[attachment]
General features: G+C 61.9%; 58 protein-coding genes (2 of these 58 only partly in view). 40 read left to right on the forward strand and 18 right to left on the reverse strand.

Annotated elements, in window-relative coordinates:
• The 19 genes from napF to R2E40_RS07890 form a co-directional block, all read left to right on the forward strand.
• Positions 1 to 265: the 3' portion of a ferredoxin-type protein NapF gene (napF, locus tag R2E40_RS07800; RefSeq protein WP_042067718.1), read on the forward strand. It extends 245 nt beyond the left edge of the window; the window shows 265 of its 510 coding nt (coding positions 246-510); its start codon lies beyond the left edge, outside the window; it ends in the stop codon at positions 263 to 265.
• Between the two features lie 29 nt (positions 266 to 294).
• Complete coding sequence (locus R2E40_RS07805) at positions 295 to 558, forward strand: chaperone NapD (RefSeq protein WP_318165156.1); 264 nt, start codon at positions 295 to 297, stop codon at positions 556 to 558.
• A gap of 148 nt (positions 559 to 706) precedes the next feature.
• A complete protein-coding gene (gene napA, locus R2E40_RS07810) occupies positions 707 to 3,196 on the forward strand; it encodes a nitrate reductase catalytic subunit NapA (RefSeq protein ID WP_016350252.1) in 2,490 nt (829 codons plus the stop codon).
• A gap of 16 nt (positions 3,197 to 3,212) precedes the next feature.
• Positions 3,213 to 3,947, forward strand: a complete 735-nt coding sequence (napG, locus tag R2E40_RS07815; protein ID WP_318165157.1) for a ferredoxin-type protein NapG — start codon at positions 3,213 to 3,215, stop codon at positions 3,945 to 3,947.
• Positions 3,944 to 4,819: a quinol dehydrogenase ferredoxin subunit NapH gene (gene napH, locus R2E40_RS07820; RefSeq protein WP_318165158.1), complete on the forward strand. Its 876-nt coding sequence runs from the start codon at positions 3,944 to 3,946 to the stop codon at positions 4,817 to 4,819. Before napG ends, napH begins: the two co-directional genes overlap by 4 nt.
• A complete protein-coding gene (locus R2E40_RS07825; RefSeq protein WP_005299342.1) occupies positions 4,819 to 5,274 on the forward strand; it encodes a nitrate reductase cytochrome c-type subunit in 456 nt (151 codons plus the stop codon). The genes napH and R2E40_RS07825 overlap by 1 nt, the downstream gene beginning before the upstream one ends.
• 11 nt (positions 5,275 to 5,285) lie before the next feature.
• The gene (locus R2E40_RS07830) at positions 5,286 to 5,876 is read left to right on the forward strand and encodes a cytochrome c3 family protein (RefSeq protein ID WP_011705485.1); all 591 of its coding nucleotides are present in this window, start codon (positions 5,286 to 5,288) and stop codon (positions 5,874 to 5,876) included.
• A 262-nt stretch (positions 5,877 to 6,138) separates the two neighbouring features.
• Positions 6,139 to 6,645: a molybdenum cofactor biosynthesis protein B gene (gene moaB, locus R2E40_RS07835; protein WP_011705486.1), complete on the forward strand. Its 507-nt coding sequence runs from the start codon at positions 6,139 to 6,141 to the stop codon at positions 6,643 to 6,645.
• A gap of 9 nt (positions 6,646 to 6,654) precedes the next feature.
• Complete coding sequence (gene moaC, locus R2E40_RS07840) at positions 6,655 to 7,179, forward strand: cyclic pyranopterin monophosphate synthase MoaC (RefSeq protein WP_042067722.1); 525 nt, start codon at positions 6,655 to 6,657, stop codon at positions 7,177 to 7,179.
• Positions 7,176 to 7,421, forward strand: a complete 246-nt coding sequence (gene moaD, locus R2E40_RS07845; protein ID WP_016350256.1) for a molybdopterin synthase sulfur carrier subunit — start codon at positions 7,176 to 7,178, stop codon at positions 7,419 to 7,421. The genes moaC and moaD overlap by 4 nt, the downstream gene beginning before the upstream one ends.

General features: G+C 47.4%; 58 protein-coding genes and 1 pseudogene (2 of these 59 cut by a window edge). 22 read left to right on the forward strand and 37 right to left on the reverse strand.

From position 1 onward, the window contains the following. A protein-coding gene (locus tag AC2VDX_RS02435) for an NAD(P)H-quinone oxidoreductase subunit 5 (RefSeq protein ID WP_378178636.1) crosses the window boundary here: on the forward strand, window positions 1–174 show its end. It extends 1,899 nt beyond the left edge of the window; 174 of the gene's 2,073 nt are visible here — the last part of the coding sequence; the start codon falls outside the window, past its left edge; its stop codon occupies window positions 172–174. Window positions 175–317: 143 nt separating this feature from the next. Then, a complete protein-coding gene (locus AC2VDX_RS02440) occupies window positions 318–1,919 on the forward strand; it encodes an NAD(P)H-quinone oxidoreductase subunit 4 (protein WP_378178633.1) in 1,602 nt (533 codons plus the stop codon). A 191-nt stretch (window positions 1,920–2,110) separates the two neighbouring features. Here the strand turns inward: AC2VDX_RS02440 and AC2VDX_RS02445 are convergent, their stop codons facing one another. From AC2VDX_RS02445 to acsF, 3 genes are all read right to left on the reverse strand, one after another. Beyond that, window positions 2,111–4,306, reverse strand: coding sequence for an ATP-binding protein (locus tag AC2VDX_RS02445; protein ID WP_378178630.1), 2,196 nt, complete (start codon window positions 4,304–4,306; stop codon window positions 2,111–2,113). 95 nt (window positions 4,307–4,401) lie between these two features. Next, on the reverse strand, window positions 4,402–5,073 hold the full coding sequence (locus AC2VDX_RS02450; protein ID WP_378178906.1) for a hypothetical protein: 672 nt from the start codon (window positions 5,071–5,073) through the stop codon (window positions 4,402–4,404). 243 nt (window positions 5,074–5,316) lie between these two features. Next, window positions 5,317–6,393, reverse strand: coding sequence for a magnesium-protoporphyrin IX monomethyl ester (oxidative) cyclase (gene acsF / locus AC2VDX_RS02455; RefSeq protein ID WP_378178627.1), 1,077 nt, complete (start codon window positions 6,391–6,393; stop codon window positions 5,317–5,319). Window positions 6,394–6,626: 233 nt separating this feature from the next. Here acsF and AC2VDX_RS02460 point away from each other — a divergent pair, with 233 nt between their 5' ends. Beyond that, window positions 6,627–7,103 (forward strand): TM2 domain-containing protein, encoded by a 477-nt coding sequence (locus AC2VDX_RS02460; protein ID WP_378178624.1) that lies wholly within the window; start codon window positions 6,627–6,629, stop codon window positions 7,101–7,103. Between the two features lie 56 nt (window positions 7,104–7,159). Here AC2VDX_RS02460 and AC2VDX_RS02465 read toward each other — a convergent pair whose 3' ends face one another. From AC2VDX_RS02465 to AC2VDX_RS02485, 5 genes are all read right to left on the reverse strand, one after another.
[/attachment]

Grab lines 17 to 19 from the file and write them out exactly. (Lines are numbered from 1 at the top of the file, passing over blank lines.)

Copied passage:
• A gap of 9 nt (positions 6,646 to 6,654) precedes the next feature.
• Complete coding sequence (gene moaC, locus R2E40_RS07840) at positions 6,655 to 7,179, forward strand: cyclic pyranopterin monophosphate synthase MoaC (RefSeq protein WP_042067722.1); 525 nt, start codon at positions 6,655 to 6,657, stop codon at positions 7,177 to 7,179.
• Positions 7,176 to 7,421, forward strand: a complete 246-nt coding sequence (gene moaD, locus R2E40_RS07845; protein ID WP_016350256.1) for a molybdopterin synthase sulfur carrier subunit — start codon at positions 7,176 to 7,178, stop codon at positions 7,419 to 7,421. The genes moaC and moaD overlap by 4 nt, the downstream gene beginning before the upstream one ends.